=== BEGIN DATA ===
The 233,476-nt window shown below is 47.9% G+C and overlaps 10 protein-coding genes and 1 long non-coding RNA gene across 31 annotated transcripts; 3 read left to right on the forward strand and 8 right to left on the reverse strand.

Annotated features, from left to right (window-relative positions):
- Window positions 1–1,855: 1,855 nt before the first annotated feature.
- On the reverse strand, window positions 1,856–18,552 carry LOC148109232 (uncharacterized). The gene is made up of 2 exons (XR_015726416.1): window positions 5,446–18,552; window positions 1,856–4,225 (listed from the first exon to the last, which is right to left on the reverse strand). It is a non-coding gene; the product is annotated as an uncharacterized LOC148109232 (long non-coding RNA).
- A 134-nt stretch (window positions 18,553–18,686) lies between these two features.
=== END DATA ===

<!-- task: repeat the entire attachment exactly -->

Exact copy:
The 233,476-nt window shown below is 47.9% G+C and overlaps 10 protein-coding genes and 1 long non-coding RNA gene across 31 annotated transcripts; 3 read left to right on the forward strand and 8 right to left on the reverse strand.

Annotated features, from left to right (window-relative positions):
- Window positions 1–1,855: 1,855 nt before the first annotated feature.
- On the reverse strand, window positions 1,856–18,552 carry LOC148109232 (uncharacterized). The gene is made up of 2 exons (XR_015726416.1): window positions 5,446–18,552; window positions 1,856–4,225 (listed from the first exon to the last, which is right to left on the reverse strand). It is a non-coding gene; the product is annotated as an uncharacterized LOC148109232 (long non-coding RNA).
- A 134-nt stretch (window positions 18,553–18,686) lies between these two features.